OmnidirectionalsDescribes a microphone that responds to sound equally from all directions. This is represented as a circular or spherical response pattern; omnidirectional designs are often used as ambient microphones.
omnidirectional
mics on stringed instruments, among other things, because they produce a very natural sound with a lot of “air”.
OmnidirectionalsDescribes a microphone that responds to sound equally from all directions. This is represented as a circular or spherical response pattern; omnidirectional designs are often used as ambient microphones.
Omnidirectional
MicrophoneA device which converts airborne sound into an electrical signal.
microphones
pick up a lot of
AmbienceCharacter of an environment. In audio, the sonic characteristics of a space, from the size of the space to what type of sounds are a normal part of it.
ambience
and therefore work best in great-sounding rooms. For stereo miking,
OmnidirectionalsDescribes a microphone that responds to sound equally from all directions. This is represented as a circular or spherical response pattern; omnidirectional designs are often used as ambient microphones.
omnidirectional
MicrophoneA device which converts airborne sound into an electrical signal.
microphones
should not be used too close to each other, or there will be no stereo image to speak of. XY-stereo miking won’t work, as omnis do not pick up directional information. But “spaced omnis”, as engineers call the most common stereo technique for
OmnidirectionalsDescribes a microphone that responds to sound equally from all directions. This is represented as a circular or spherical response pattern; omnidirectional designs are often used as ambient microphones.
omnidirectional
MicrophoneA device which converts airborne sound into an electrical signal.
microphones
, produce a very wide and impressive sound image.


Modular
CapsuleThe part of a microphone containing the diaphragm which moves or vibrates in response to sound waves.
Capsule
Systems

Some small
DiaphragmIn a microphone the diaphragm is a thin membrane up to 1" in diameter that converts sound waves into electrical current. A loudspeaker diaphragm does exactly the reverse.
diaphragm
MicrophoneA device which converts airborne sound into an electrical signal.
microphones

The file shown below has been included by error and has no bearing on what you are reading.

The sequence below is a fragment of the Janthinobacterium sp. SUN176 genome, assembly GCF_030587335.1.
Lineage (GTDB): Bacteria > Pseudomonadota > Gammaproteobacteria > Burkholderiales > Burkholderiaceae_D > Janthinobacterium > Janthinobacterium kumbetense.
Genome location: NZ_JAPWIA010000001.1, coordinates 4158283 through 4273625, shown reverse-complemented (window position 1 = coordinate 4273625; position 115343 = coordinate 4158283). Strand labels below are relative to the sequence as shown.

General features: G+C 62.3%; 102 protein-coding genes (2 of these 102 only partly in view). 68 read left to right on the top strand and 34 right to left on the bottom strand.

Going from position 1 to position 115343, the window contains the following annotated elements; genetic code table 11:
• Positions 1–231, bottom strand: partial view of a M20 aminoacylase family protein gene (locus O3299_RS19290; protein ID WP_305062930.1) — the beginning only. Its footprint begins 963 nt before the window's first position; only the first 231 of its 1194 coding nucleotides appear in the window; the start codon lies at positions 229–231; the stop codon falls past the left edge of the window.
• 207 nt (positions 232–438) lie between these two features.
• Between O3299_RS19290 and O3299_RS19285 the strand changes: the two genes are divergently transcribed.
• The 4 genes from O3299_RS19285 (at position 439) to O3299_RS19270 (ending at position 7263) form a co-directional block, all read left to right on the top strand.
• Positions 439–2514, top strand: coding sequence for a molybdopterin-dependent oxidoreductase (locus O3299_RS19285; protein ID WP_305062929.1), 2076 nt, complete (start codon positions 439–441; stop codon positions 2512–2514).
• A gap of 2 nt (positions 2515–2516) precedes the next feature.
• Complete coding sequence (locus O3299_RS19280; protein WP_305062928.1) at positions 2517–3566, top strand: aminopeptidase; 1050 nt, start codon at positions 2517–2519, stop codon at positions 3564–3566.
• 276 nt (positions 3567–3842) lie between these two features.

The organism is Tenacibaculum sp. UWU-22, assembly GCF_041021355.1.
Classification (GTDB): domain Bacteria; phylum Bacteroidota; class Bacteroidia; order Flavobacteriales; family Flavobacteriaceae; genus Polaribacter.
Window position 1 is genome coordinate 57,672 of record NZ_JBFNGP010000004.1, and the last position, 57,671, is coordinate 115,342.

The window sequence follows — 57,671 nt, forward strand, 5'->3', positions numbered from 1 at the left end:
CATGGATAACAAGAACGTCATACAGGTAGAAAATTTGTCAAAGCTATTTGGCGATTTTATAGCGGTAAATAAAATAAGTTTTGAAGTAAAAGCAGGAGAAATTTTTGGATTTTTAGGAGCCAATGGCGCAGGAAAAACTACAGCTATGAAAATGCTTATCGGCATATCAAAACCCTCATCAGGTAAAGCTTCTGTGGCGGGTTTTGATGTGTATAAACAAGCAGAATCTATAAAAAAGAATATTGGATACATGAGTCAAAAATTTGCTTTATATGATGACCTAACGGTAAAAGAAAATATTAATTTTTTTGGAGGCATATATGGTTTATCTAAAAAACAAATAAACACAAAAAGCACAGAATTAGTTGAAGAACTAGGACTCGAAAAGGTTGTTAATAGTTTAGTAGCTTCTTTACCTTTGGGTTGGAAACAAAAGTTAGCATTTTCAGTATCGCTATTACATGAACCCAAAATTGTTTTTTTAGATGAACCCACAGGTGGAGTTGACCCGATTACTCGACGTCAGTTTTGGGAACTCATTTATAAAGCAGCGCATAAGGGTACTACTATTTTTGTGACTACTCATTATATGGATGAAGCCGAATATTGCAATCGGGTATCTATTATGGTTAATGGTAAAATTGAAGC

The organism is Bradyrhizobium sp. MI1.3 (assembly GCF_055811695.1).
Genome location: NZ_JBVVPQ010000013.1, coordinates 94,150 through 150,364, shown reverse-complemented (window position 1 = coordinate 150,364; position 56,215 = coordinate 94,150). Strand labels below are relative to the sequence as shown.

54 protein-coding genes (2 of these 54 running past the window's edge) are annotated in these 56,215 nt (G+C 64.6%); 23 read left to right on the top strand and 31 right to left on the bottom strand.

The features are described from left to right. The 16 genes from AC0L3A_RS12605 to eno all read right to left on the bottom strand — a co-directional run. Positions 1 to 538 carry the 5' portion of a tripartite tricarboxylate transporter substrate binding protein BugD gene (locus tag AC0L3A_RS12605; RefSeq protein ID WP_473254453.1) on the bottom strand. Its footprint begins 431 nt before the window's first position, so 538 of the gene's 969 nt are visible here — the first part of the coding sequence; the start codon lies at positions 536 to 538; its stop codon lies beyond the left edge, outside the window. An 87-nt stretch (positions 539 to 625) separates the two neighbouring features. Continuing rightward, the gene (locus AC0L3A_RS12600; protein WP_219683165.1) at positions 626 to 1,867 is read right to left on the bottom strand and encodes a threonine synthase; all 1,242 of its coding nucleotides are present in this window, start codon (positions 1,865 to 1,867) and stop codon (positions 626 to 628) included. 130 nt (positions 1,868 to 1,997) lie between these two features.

allow you to change the directional pattern by exchanging
CapsuleThe part of a microphone containing the diaphragm which moves or vibrates in response to sound waves.
capsule
heads. The more exclusive brands (such as Schoeps) offer a wide variety of
CapsuleThe part of a microphone containing the diaphragm which moves or vibrates in response to sound waves.
capsules
, head amplifiers and other accessories. Among entry level
MicrophoneA device which converts airborne sound into an electrical signal.
microphones
, some manufacturers offer pre-configured sets of several
CapsuleThe part of a microphone containing the diaphragm which moves or vibrates in response to sound waves.
capsules
(cardioid,
OmniSetting a MIDI device to Omni Mode enables it to receive data on any of the 16 possible MIDI channels. Used when many MIDI devices were not multi-timbral and so did not need to have different sounds set to different, independent MIDI channels.
omni
, sometimes hypercardioid) which can be screwed to the head
AmplifierA device for increasing the power of a signal by taking power from a supply and shaping the output to match the input signal.
amplifier
(i.e. the
MicrophoneA device which converts airborne sound into an electrical signal.
microphone
electronics). Switchable patterns, as are common among large
DiaphragmIn a microphone the diaphragm is a thin membrane up to 1" in diameter that converts sound waves into electrical current. A loudspeaker diaphragm does exactly the reverse.
diaphragm
MicrophoneA device which converts airborne sound into an electrical signal.
microphones
, are extremely rare among small
DiaphragmIn a microphone the diaphragm is a thin membrane up to 1" in diameter that converts sound waves into electrical current. A loudspeaker diaphragm does exactly the reverse.
diaphragm
MicrophoneA device which converts airborne sound into an electrical signal.
microphones
.